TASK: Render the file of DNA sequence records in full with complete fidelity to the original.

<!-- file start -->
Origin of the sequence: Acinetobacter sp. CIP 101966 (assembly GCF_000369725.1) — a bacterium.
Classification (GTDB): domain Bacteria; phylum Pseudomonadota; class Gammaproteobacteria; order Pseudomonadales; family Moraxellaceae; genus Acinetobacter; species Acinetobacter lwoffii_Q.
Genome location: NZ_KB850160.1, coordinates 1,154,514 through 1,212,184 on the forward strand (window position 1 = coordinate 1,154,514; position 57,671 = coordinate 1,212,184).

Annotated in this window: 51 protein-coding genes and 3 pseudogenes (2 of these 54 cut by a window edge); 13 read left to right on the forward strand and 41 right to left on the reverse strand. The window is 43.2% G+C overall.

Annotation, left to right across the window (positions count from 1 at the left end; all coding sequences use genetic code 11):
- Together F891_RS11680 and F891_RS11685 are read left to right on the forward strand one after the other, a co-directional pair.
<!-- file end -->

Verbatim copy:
Origin of the sequence: Acinetobacter sp. CIP 101966 (assembly GCF_000369725.1) — a bacterium.
Classification (GTDB): domain Bacteria; phylum Pseudomonadota; class Gammaproteobacteria; order Pseudomonadales; family Moraxellaceae; genus Acinetobacter; species Acinetobacter lwoffii_Q.
Genome location: NZ_KB850160.1, coordinates 1,154,514 through 1,212,184 on the forward strand (window position 1 = coordinate 1,154,514; position 57,671 = coordinate 1,212,184).

Annotated in this window: 51 protein-coding genes and 3 pseudogenes (2 of these 54 cut by a window edge); 13 read left to right on the forward strand and 41 right to left on the reverse strand. The window is 43.2% G+C overall.

Annotation, left to right across the window (positions count from 1 at the left end; all coding sequences use genetic code 11):
- Together F891_RS11680 and F891_RS11685 are read left to right on the forward strand one after the other, a co-directional pair.